Advise from Modern Day Romans: Blending in with the locals

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Advise from Modern Day Romans: Blending in with the locals

Postby Marcus Aquillius » Thu Oct 13, 2016 5:44 pm


Traveling to Italy is always an experience. But how can you blend in with the locals? Here are a few tips to help you out.

Things you should not do:
1. Talk too loudly. Even though the Italians are known for being loud and emotive, it is generally frowned upon to speak loudly in restaurants, the bus, museums, or any other public place.
2. Order a cappuccino past 11.00. Although they are delicious, cappuccinos are a meal by themselves, so typically one does not order them past breakfast time. Cafe macchiato, espresso, cafe Americano, or any of the other coffee drinks are perfectly acceptable.
3. Dress like a tourist. Italy is one of the fashion capitals of the world and none of our styles involve fanny packs. Stay with simple patterns and colors. Italians prefer black, brown, grey, white, beige. There is nothing a simple navy suit or black leather jacket can't do! A little goes a long way with Italians.
4. Stalling. Avoid stopping in the middle of the sidewalk or in areas near Termini. Always look like you know where you're going. Plan ahead. If you do not have internet, use the hotel's wifi before you leave and you will normally have the directions still working when you leave. If you are lost, stop in a cafe or shop to ask for directions.
5. Wear a backpack. Not only are they easy for thieves to take from, almost no Italian carries a backpack. Unless absolutely necessary, opt for a smaller bag and only carry things that you know you will need. Never ever wear the abominations that are "fanny packs." Please.
6. Have the wrong shoes. Even if your outfit looks Italian, shoes normally give it away. Replace the sneakers with boots or a pair of Oxford's. Even sandals will do it - but no flip-flops. Some good choices are:
7. Ask for parmesan. Never put parmesan on your pizza or seafood pasta. If parmesan should be had with your dish, the waiter will serve it with your plate.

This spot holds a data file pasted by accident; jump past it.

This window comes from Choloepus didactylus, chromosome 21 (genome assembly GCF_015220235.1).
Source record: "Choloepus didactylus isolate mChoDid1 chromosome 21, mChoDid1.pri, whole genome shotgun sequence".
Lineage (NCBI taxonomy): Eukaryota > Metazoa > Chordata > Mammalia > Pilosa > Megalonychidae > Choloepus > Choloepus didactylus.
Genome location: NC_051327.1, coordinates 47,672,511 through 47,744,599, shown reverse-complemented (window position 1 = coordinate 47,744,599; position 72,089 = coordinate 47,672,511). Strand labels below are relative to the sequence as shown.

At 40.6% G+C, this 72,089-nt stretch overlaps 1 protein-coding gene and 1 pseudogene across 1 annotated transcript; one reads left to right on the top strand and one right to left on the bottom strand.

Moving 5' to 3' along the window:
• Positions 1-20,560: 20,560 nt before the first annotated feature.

8. Eat the bread right away. The bread is not for eating right away, unless you are absolutely dying of hunger. Also asking for olive oil or vinegar, to dip your bread into is not Italian. Why would you need olive oil? You have the most delectable of pasta sauces for your bread! Use the bread to help you eat.
9. Tip. It is not necessary. Unless the meal or service was truly exceptional, it is not customary to tip - especially not in bars or cafes.
10. Eat a big breakfast. Breakfast is not the same as the United States - there is no plate piled high with eggs, bacon, Rome, it is typically a stop at a cafe and a cornetto and coffee. It doesn't cost more than 3 euros.

Things you are encouraged to do:
1. Speak Italian. Even if it is terrible, we appreciate the effort just as we try to speak English! You do not need to be fluent in the language but being able to say "Hello," "Please" and "Thank you" will put you up one place in the respect scale!
    Hello: Salve, Buongiorno, Buona Sera
    Please: Per favore.
    Thank you: Grazie! Grazie mille!
    Do you speak English?: Parla inglese?
2. Eat with your hands. Eating pizza with your hands is perfectly fine! The pizza, arriving at your table, is usually uncut, so you will have to cut it yourself, but once you do - eat away! !
3. Dress well for dinner. If you are sweaty from a day of traveling or a yoga class, go home and shower! This 10 minute activity will greatly improve your chances of looking more Italian than a sweaty tourist. If you cannot go home, carry around extra deodorant or perfume. You have no idea how many times we have sat next to sweaty people and how it affects the meal!
4. Eat later. Italians normally eat around 21.00. So, if you want a true Italian dining experience, try to eat after 20.30 - you'll be surrounded by a lot less tourists and a lot more Italians!
5. Have wine! We are proud of our wine. It's some of the best and it is cheap! Enjoy it!
6. Relax. Meals are a social event to be enjoyed. They are slow and can last up to 2 hours. Waiters will never bring you your bill unless you ask for it. Unlike in the States, it’s seen as rude for a waiter to bring your bill and whisk away your plates as soon as you’ve finished your food. You’re supposed to have the liberty (and luxury) of lingering at your table, finishing your wine, water and even ordering a coffee. Once you’re ready to go, signal for the waiter and say, “Il conto, per favore.” Or the universal squiggly-finger-in-the-air hand signal will always work, too.

We hope that this helps you on your next trip to Rome!

M. Aquillius
C Cassia Longina
Marcus Aquillius

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